To Oz and Back With a Cat-2014 travel blog

Heading up the Tahachapi Pass

I'm going east, he's going west

Signs warned of high wind area

The 4 pull-through spaces next to me

Me stressed? No way!

Hmmm - the Colorado. I could build a raft and float down...


It was an uneventful drive on my first day and that is good. However, it didn't start perfectly and I started getting stressed...mainly for my poor cat.

We left my son's property an hour later than I had hoped. He and Kym and the kids were RVing with several other couples at Mammoth Lakes on the eastern side of the Sierra. I had to bid my farewell to them last Tuesday as they took off in their toy hauler. Before I left on Saturday I fed and watered the horses (1 big, 3 minis), dogs (2 big), cats (5 outside mousers), turtles (1 box, 3 red ears) and watered the brown spots on the lawn where the sprinklers need mending. That was fine and I thoroughly enjoy those chores but I spent more time than I had planned with just last minute to-do's around my site before leaving.

I stopped 10 miles down the road in Oakdale, our town, to have all 10 of my tires checked. One looked like it was half flat. That's where I started to get antsy. There were three jobs in front of me and I had to wait 2 hours before it was my turn. The tire was fixed (simple loose twister on the valve stem) and the others all checked and aired properly. My cat, 3 1/2 MONTH old Boots, meowed sweetly (not the howl I was afraid I'd be hearing) two times. I told him this was something we had to do. He had to just wait 'cause we were going to Kansas. He hushed immediately. His carrier is big enough for him to move around a bit and big enough for a big heavy bowl with water and a little bowl with dry food.

We were south of Fresno on Hwy 99 before Boots told me he had to pee. Two little mews. He's smart too. We were just passing a sign that said Rest Stop 2 miles. The back seat was folded down into a flat platform. I had his carrier raised so he could look out the window and his covered litter box was there beside it. I crawled up in there with all that and closed the door behind me before I let Boots out of his carrier. He walked out, stretched then used his litter box. We talked for a while, I put him back in and said we still had to head to Kansas and I didn't hear another meow from him. After I arrived at my destination, hooked up, extended the slides and let him out, he'd been in his carrier for 8 and 1/4 hours! I have an incredibly wonderful cat and traveling companion!

He was not stressed in the slightest. Ate, purred and went to bed at his normal time.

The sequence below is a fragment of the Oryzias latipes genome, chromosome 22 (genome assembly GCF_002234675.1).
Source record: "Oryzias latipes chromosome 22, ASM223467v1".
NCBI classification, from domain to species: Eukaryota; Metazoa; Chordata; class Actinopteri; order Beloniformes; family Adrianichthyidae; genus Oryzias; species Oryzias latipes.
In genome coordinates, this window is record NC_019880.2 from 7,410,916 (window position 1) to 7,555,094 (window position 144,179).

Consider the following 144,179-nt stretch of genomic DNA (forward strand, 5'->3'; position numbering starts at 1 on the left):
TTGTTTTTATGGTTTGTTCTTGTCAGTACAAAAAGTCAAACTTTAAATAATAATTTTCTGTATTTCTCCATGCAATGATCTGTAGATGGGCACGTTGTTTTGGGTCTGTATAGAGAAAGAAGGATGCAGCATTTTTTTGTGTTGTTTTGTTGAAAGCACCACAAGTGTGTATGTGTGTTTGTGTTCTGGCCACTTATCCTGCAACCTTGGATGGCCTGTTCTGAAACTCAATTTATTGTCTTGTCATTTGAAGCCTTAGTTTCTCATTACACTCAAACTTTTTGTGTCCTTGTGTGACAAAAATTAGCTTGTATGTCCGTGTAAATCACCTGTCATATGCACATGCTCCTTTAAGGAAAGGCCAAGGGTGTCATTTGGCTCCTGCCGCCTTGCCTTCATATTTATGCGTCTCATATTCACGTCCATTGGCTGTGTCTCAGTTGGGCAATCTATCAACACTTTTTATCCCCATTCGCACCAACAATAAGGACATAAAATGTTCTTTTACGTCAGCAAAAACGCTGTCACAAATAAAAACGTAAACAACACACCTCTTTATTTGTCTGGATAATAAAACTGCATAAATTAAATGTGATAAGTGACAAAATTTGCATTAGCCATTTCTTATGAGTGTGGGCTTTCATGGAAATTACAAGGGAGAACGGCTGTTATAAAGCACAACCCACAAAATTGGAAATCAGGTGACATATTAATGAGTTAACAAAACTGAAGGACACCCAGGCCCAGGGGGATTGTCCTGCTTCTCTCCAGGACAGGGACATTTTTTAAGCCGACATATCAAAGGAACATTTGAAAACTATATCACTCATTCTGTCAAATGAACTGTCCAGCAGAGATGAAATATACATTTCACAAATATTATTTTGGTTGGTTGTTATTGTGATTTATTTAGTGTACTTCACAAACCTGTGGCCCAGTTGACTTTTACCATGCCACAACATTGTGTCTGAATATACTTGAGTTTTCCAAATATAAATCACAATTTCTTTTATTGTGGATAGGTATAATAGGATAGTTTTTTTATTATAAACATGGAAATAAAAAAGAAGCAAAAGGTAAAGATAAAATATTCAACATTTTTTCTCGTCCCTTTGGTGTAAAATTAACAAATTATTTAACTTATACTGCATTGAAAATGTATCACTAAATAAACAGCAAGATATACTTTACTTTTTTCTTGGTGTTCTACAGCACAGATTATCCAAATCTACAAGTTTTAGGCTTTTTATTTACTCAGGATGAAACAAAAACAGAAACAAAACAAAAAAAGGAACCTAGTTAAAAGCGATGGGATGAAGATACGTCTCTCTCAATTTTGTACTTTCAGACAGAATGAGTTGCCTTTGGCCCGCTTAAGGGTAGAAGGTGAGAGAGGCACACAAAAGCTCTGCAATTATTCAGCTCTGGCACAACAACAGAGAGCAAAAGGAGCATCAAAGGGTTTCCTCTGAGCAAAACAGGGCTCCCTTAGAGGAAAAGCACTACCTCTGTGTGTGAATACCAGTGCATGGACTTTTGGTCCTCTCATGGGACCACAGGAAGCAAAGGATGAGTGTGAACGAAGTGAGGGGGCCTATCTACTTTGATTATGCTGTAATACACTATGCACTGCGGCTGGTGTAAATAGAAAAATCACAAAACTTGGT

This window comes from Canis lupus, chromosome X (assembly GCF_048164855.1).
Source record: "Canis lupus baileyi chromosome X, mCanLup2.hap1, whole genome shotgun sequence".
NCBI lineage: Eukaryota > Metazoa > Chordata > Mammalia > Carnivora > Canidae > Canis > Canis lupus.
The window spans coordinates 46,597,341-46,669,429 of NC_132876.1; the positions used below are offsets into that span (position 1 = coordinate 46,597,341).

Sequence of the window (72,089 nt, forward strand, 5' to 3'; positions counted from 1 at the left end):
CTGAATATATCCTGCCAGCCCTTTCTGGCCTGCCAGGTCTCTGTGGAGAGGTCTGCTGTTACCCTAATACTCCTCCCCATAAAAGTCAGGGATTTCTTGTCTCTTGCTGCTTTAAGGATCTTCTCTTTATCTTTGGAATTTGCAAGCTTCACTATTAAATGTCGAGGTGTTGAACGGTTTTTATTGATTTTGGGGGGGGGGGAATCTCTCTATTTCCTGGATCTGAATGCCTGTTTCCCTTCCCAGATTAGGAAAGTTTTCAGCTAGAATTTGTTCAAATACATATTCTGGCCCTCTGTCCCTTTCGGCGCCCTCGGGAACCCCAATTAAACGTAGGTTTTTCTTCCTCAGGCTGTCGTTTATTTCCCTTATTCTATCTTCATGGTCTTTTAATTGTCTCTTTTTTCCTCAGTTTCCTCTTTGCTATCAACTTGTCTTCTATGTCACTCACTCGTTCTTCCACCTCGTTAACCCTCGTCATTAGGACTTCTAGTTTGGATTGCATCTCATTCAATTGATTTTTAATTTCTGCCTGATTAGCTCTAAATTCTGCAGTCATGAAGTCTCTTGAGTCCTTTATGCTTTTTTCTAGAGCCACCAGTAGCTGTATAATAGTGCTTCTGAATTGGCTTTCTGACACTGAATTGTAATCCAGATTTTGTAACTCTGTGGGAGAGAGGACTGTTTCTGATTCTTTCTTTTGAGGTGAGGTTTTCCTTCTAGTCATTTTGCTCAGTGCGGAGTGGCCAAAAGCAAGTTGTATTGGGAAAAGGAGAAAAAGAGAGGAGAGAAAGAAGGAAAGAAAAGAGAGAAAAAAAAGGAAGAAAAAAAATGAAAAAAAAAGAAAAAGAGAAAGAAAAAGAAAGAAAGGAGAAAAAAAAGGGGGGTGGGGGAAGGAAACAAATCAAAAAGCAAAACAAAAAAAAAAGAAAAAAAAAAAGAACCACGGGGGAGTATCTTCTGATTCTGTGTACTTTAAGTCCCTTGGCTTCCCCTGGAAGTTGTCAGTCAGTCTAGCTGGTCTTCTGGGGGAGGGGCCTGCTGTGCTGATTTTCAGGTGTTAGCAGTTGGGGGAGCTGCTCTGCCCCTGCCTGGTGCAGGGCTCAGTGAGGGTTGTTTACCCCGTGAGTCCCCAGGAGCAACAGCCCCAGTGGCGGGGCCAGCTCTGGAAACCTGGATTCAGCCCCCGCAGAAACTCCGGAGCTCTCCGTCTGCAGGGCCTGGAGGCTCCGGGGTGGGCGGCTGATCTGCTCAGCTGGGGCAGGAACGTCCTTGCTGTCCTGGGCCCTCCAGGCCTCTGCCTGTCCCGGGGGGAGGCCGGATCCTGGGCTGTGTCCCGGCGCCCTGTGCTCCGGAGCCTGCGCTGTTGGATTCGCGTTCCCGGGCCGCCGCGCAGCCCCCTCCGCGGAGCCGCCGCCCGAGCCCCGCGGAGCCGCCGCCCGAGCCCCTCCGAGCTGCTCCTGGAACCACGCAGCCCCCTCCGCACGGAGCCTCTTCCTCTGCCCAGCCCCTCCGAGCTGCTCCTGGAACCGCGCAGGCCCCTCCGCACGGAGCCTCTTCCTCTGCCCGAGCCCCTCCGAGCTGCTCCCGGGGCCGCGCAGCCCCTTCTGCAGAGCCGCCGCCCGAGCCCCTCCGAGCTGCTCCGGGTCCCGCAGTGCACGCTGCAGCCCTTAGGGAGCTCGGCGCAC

Amazing.

Driving down 99 is not a scenic drive. And bumpy in sections...but not nearly as bad as Wes's Hwy 40 in Oklahoma. ;-) But as soon as I turned east onto Hwy 58 in Bakersfield, it started feeling like I was on a road trip again. (That's when I got excited, Laura.) The terrain became varied, the flora gradually changed to cacti as I crossed over the Tahachapi pass and entered desert county. The Tahachapis separate the San Joaquin Valley from the Mojave Desert and the town of Mojave is my home for two nights. The RV Park looked ratty and full of tiny back-ins, but I was directed out of the park and around to the rear to a big open area. I have a nice large pull-through with a tiny cement slap and nice newish picnic table. It's especially large since I'm the only one in this area, except for a line of stored RVs across the back. That's okay. I don't get lonely.

I may mosey over to the Mojave Airport tomorrow. The first private spaceship launched from there! Mojave was also the terminal for the 20 Mule Team Borax that left the Borax mines in Death Valley. I'm also near Edwards Air Force Base where I have watched two shuttle landings. The first one was what I call my most American Day. The Columbia's fourth mission landed on July 4, 1982, and President Reagan was even there to celebrate. After Columbia's perfect landing, a 747 did a low fly-by for the 100,000 people parked in the mud flats. (I had rented a Class C and took two of my kids and their friends for the occasion.) Atop that 747 was the Challenger, making its way for the first time back to Canaveral. We saw both the Columbia and the Challenger...the two shuttles that never made their final landings.

Well, my first day was a safe travel day and I was glad to get settled. The day had started at 6:30 and I turned on the AC in the HH at 5:30. I'm pooped.



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